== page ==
Miami, Florida (WiredPRNews.com) — As the race gets closer for people to start deciding on the democratic nominee for president, older women are leaning towards Senator Hillary Clinton, while younger women toward Senator Barack Obama. While Clinton has cut into Obama’s lead in the polls, he is still campaigning hard for the nomination. With 1,792 delegates vs. Clinton’s 1,592 Obama leads for now.
In the Democratic primaries so far, women have voted in larger numbers than men. In the 13 states that Hillary Clinton has won, she owed her victories in no small part to a majority female vote–a sign that a female president is an important election issue for women overall. Among young women, however, that girl-power momentum evaporates, and Barack Obama is the favored candidate. What happens–or hasn’t yet happened–to young women that explains this gap? The answer can be found on college campuses.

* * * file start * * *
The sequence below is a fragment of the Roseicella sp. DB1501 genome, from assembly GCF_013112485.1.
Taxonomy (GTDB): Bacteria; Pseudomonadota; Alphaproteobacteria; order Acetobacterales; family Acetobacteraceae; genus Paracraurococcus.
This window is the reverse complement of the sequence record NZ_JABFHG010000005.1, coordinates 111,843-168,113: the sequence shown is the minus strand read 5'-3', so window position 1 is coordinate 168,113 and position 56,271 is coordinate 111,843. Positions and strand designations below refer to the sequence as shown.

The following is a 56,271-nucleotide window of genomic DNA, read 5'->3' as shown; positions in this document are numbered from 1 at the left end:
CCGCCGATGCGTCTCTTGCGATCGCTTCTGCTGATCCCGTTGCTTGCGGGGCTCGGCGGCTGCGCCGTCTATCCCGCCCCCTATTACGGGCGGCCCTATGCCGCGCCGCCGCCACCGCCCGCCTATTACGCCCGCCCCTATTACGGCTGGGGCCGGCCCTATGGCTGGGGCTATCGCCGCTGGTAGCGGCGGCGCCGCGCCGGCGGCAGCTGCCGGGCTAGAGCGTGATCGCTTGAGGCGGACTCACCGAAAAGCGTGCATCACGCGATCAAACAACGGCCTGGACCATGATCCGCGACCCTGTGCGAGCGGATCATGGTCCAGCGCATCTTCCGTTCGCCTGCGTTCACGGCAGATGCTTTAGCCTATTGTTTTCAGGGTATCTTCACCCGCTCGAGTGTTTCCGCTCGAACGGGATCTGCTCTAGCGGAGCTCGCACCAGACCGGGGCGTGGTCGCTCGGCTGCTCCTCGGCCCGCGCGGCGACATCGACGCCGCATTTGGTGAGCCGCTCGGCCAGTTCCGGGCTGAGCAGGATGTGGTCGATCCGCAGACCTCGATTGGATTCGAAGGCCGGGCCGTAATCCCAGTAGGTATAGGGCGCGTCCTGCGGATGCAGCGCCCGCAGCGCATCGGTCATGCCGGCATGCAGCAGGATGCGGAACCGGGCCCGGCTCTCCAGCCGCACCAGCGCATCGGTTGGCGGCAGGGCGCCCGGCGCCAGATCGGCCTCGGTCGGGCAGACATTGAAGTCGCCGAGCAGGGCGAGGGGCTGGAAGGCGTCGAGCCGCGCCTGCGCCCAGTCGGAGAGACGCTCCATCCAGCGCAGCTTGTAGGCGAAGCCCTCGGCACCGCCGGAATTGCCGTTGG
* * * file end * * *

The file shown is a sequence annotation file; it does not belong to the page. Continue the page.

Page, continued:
Youth voting articles and information, routinely fail to address gender, focusing instead on how young people are picking the candidate who has their “aspirations” and “attitudes.” But it’s important to ask why gender, as an issue, is in a position to be ignored. At colleges today, women receive better grades than men and take home more honors degrees; they are more likely to get internships and be involved in campus organizations. They have stronger college applications than men, and have been outnumbering men in enrollment as a result for 25 years.
According to Department of Education projections, by 2012, there will be roughly 142 women graduating for every 100 men. In other words, for four dreamy years, women run the show and that is hurting Hillary Clinton’s quest for young female voters.
Wired Government Reporter